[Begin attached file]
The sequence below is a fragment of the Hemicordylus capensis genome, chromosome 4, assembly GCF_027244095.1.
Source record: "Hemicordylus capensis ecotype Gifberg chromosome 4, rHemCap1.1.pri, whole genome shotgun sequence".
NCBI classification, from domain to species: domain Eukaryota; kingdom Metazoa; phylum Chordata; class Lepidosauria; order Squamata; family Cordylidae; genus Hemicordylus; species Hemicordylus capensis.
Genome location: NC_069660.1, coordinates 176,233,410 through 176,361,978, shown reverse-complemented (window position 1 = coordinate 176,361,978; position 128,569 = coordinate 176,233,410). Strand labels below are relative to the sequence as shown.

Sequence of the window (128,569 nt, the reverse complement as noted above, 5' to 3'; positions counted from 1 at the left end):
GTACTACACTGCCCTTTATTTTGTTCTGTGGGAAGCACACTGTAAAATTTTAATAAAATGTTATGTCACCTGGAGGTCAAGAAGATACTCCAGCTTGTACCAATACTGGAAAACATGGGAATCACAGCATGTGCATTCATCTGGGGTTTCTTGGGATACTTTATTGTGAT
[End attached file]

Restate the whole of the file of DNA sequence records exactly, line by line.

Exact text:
The sequence below is a fragment of the Hemicordylus capensis genome, chromosome 4, assembly GCF_027244095.1.
Source record: "Hemicordylus capensis ecotype Gifberg chromosome 4, rHemCap1.1.pri, whole genome shotgun sequence".
NCBI classification, from domain to species: domain Eukaryota; kingdom Metazoa; phylum Chordata; class Lepidosauria; order Squamata; family Cordylidae; genus Hemicordylus; species Hemicordylus capensis.
Genome location: NC_069660.1, coordinates 176,233,410 through 176,361,978, shown reverse-complemented (window position 1 = coordinate 176,361,978; position 128,569 = coordinate 176,233,410). Strand labels below are relative to the sequence as shown.

Sequence of the window (128,569 nt, the reverse complement as noted above, 5' to 3'; positions counted from 1 at the left end):
GTACTACACTGCCCTTTATTTTGTTCTGTGGGAAGCACACTGTAAAATTTTAATAAAATGTTATGTCACCTGGAGGTCAAGAAGATACTCCAGCTTGTACCAATACTGGAAAACATGGGAATCACAGCATGTGCATTCATCTGGGGTTTCTTGGGATACTTTATTGTGAT